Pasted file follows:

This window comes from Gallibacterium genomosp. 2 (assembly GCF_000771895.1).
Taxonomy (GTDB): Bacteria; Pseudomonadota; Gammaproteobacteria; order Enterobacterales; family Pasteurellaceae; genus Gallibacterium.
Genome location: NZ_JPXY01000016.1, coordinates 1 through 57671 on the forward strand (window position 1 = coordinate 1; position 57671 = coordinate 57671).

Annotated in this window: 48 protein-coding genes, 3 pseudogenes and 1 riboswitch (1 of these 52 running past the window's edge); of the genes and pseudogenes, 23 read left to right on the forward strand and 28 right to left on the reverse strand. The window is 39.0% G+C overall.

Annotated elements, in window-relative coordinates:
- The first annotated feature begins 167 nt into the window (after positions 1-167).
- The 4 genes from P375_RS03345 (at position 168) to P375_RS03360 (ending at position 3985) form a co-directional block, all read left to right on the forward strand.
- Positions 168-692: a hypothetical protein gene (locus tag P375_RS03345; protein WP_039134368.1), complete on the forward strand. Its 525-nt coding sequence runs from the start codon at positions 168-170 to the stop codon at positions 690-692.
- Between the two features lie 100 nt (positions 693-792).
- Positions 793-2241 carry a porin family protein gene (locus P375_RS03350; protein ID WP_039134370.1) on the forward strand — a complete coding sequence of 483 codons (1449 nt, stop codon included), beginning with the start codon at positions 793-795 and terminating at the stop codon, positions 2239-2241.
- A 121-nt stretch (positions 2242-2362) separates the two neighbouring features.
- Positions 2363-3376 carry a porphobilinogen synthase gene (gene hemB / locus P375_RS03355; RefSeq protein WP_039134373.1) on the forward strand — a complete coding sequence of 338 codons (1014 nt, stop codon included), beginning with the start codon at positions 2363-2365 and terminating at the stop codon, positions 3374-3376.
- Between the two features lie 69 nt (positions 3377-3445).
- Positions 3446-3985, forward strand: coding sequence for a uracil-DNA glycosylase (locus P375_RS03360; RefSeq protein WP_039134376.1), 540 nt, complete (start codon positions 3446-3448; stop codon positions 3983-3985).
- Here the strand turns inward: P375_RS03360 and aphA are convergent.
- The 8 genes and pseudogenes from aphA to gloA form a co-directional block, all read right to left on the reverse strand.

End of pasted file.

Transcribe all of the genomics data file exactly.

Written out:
This window comes from Gallibacterium genomosp. 2 (assembly GCF_000771895.1).
Taxonomy (GTDB): Bacteria; Pseudomonadota; Gammaproteobacteria; order Enterobacterales; family Pasteurellaceae; genus Gallibacterium.
Genome location: NZ_JPXY01000016.1, coordinates 1 through 57671 on the forward strand (window position 1 = coordinate 1; position 57671 = coordinate 57671).

Annotated in this window: 48 protein-coding genes, 3 pseudogenes and 1 riboswitch (1 of these 52 running past the window's edge); of the genes and pseudogenes, 23 read left to right on the forward strand and 28 right to left on the reverse strand. The window is 39.0% G+C overall.

Annotated elements, in window-relative coordinates:
- The first annotated feature begins 167 nt into the window (after positions 1-167).
- The 4 genes from P375_RS03345 (at position 168) to P375_RS03360 (ending at position 3985) form a co-directional block, all read left to right on the forward strand.
- Positions 168-692: a hypothetical protein gene (locus tag P375_RS03345; protein WP_039134368.1), complete on the forward strand. Its 525-nt coding sequence runs from the start codon at positions 168-170 to the stop codon at positions 690-692.
- Between the two features lie 100 nt (positions 693-792).
- Positions 793-2241 carry a porin family protein gene (locus P375_RS03350; protein ID WP_039134370.1) on the forward strand — a complete coding sequence of 483 codons (1449 nt, stop codon included), beginning with the start codon at positions 793-795 and terminating at the stop codon, positions 2239-2241.
- A 121-nt stretch (positions 2242-2362) separates the two neighbouring features.
- Positions 2363-3376 carry a porphobilinogen synthase gene (gene hemB / locus P375_RS03355; RefSeq protein WP_039134373.1) on the forward strand — a complete coding sequence of 338 codons (1014 nt, stop codon included), beginning with the start codon at positions 2363-2365 and terminating at the stop codon, positions 3374-3376.
- Between the two features lie 69 nt (positions 3377-3445).
- Positions 3446-3985, forward strand: coding sequence for a uracil-DNA glycosylase (locus P375_RS03360; RefSeq protein WP_039134376.1), 540 nt, complete (start codon positions 3446-3448; stop codon positions 3983-3985).
- Here the strand turns inward: P375_RS03360 and aphA are convergent.
- The 8 genes and pseudogenes from aphA to gloA form a co-directional block, all read right to left on the reverse strand.